Such as they would be stripped of their food privileges, put in ‘the hole’, or their bed frames, (sometimes their pillows and blankets as well) would be taken away. This punishment had such bad look on people that some say it can also be known as torture (Solitary Confinement, 2018). Instead of helping the prisoners become better people they become more vulnerable and uncharitable people. So, the researchers involved in this experiment had to end it prematurely because the intended purpose for the experiment was no longer occurring (Stanford Prison Experiment, 2018). Instead the experiment new purpose was turning into how authority changing the identity of individuals and how they treat the prisoners. The ‘correctional officers’ started to act as if the entire experiment was real, and it started to change them, as if they were in a real prison (Stanford Prison Experiment, 2018). Their conclusion, said by Haslam (researchers in the experiment), “when placed in toxic situations, good people will inevitably turn bad”.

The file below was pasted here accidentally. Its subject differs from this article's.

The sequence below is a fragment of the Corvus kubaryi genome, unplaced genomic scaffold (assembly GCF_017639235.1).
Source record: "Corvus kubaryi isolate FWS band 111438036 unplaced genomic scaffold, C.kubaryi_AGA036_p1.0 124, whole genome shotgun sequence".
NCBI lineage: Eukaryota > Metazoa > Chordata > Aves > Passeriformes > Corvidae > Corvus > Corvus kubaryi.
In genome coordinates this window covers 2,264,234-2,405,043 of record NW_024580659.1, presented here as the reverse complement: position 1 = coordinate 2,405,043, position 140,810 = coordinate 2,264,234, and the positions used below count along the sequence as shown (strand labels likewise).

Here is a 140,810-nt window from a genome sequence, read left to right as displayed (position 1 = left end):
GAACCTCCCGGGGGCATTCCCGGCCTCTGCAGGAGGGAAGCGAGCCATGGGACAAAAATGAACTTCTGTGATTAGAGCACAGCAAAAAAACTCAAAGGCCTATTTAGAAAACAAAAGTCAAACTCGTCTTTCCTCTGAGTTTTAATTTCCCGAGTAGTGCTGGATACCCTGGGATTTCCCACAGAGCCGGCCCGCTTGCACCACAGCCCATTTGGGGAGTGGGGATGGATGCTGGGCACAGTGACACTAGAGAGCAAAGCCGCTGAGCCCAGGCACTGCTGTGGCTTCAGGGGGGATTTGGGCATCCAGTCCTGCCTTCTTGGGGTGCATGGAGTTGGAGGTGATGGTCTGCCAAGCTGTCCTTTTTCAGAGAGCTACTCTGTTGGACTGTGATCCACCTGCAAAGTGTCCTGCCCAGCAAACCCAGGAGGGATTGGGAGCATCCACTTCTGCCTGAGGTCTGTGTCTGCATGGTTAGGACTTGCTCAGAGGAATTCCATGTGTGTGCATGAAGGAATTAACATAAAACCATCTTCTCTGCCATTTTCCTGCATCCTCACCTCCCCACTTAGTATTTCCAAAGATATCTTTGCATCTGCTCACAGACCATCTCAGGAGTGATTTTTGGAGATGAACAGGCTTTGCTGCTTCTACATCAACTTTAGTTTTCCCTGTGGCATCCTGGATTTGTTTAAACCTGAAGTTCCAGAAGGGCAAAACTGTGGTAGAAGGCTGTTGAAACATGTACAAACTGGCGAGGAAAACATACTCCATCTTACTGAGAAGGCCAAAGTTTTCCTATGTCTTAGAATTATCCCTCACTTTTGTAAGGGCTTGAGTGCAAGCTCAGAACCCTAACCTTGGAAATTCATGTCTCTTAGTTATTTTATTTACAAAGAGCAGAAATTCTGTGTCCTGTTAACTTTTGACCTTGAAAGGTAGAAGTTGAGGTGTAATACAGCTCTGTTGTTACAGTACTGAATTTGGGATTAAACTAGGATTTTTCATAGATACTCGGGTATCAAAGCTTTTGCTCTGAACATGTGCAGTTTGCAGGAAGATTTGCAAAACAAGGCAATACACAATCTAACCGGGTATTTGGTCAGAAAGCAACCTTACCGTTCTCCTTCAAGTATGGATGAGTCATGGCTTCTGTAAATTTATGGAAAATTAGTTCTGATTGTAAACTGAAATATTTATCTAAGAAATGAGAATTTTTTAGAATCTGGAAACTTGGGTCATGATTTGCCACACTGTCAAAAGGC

Solitary confinement is defined as a state of being kept isolated in a prison cell away from all or other prisoners (Solitary Confinement, 2018). Solitary confinement as looked upon as something that causes instability and violence in inmates. Not only this, but solitary confinement is considered by international law to be torture. Yet, the United States breaks every international standard about solitary confinement (Goode, 2015). As previously stated, when a good person or sane individual is placed in a toxic environment, they eventually turn bad. Solitary confinement seems to do this to many prisons in the United States Prisons (Solitary Confinement, 2018). Not only are the prison systems averting from idea of rehabilitation but they are making the “hole” an escape route to deal with prisoners. This isolation is starting to prove to cause harmful, long-lasting effects (Goode, 2015). Many prisoners struggle to keep their sanity and a majority of them, do not succeed. An example be one prisoner, in the Pelican Bay State Prison, said “If you put a parakeet in a cage for years and you take it out, it will die, So I stay in my cage,” (Goode, 2015.) Solitary confinement precisely has shown in this prisoner, this simple isolation has gone a lot deeper than just changing the way someone thinks.